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S we have already treated of thoughts and ftyle in the preceding volume, under the article Rhetoric, this chapter and the enfuing may, perhaps, feem like a repetition, and be thought ufelefs; but it is to be confidered, that though thoughts in poetry and profe differ but little, (except in pieces of fiction) a fublime thought being ftill the fame, whether expreffed in profe or verfe, yet as the diction of poetry is very different from that of profe, and as this volume is intended to stand alone, and to be read difinaly from the other fciences, it will be here necessary to fay fomething on thefe fubjects, which are the foundationof elegance and fublimity.

Thoughts may, not improperly, be called the foundation or body of a poem, or difcourfe; and the ftyle, or diction, the drefs with which they are decorated; for the choiceft and moft brilliant expreffions will be looked upon as mere empty and contemptible founds, unless they are animated with good fenfe and propriety of thought: but on the contrary, a new and beautiful thought will affect us agreeably, though unadorned, because it ftrikes the imagination with its novelty, and carries with it fome degree of information, which it has drawn from truth and nature.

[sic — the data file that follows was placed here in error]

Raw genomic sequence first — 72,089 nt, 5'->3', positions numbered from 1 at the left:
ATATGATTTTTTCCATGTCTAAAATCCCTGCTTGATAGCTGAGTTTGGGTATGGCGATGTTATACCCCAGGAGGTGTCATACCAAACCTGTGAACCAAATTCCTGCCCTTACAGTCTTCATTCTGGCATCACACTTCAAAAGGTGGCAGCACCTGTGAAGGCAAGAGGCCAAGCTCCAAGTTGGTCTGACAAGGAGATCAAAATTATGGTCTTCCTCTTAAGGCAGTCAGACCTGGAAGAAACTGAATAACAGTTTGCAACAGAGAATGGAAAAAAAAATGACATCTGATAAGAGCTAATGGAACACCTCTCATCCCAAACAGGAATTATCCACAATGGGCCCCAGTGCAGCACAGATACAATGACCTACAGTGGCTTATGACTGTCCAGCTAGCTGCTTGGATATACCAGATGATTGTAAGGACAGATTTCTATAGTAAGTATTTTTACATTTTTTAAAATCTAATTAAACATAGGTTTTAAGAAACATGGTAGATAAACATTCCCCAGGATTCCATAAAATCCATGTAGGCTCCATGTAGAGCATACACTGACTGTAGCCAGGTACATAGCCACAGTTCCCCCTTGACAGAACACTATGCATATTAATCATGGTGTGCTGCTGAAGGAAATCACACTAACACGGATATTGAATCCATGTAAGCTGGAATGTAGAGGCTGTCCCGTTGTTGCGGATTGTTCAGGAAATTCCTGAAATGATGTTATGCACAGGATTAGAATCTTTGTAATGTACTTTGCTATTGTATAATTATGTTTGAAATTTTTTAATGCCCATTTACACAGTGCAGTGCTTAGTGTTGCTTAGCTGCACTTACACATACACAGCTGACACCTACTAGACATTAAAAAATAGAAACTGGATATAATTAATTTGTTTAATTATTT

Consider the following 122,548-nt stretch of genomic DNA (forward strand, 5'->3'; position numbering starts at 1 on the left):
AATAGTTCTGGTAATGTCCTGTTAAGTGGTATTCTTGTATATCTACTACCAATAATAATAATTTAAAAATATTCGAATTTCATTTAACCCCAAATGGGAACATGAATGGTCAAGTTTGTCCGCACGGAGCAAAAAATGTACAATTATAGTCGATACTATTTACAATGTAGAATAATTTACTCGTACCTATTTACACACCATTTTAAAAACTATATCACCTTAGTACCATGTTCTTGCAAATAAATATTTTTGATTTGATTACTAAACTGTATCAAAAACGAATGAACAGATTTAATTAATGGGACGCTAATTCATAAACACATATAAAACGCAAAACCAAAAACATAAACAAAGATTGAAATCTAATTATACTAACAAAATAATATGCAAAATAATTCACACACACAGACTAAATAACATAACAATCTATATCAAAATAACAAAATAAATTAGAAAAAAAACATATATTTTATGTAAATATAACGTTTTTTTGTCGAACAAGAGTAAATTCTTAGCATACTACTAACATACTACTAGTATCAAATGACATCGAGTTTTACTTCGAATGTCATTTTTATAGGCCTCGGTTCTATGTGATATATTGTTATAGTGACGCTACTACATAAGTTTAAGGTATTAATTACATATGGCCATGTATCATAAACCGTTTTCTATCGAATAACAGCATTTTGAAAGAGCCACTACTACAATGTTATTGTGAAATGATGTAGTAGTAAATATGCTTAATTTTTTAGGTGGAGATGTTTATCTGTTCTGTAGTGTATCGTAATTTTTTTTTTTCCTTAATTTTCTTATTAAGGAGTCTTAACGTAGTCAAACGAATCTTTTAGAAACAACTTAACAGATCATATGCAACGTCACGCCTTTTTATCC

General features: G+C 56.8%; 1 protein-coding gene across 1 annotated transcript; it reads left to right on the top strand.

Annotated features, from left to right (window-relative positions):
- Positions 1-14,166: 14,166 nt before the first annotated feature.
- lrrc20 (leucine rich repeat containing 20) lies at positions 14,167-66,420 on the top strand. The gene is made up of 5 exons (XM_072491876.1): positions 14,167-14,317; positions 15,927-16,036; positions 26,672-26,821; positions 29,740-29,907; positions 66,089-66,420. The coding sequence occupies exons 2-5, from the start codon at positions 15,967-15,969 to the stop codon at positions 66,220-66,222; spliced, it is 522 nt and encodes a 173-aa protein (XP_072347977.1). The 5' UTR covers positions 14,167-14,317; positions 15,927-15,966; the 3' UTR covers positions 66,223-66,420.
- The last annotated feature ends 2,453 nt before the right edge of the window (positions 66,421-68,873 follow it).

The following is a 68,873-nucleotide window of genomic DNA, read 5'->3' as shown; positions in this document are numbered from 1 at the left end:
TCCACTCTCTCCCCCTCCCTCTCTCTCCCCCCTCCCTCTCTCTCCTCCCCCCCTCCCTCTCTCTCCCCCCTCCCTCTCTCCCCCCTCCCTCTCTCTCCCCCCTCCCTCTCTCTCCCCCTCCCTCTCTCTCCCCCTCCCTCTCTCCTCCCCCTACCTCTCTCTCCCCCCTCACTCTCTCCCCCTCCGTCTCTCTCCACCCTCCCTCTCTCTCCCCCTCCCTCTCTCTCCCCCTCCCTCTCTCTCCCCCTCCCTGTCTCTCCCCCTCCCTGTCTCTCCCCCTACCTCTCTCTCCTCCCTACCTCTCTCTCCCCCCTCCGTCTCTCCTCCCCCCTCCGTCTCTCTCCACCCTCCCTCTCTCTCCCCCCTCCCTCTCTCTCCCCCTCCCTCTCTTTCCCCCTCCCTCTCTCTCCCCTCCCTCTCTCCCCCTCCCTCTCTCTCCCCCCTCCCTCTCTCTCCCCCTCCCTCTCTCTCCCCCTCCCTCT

Thoughts are the images of things, as words are the images of thoughts, and they are both, like other pictures and images, to be efteemed or defpifed, as the reprefenta. tion is juft and natural, true or false.

The thoughts we find in the best authors are natural and intelligible; they are neither affected to difplay wit, nor far-fetched to difcover learning; but are fuch as arife, as it were spontaneoufly, out of the fubject treated of, and feem fo infeparable from it, that we cannot conceive how it could have been otherwife exprefs'd with fo much propriety.

Were we inclined to give inftances of falfe and unnatural thoughts, enough might be found in the works of our modern poets, and not a few even among the ancients, espéin Ovid, Lucan and Seneca.

This celebrated paffage in Lucan,

The heav'ns entomb the man that wants an urn, which is apply'd to foldiers that are flain in the field and lie unburied, may, at first view, feem elegant and ingenious; but when we confider that the carcass of a horse, a kite, or a crow is entomb'd in the fame manner, the appearance of wit will fubfide. For wit (in the fenfe it is ufed when apply'd to polite compofition) is elegance of thought, which adds beauty to propriety, and not only pleases the fancy, but informs the judgment.

It is amazing, that one of the beft poets this nation has produced fhould have been the author of the following wretched lines:

Thou shalt not wish her thine, thou shalt not dare
To be fo impudent as to defpair.

There's not a far of thine dares flay with thee,
I'll while thy tame fortune after me.

Thoughts are more or lefs juft and true, as they are more or lefs conformable to their object; and entire conformity is, in this refpeet, what we call the juftnefs of a thought; for thoughts are juft and fit when they perfectly agree with the things they reprefent.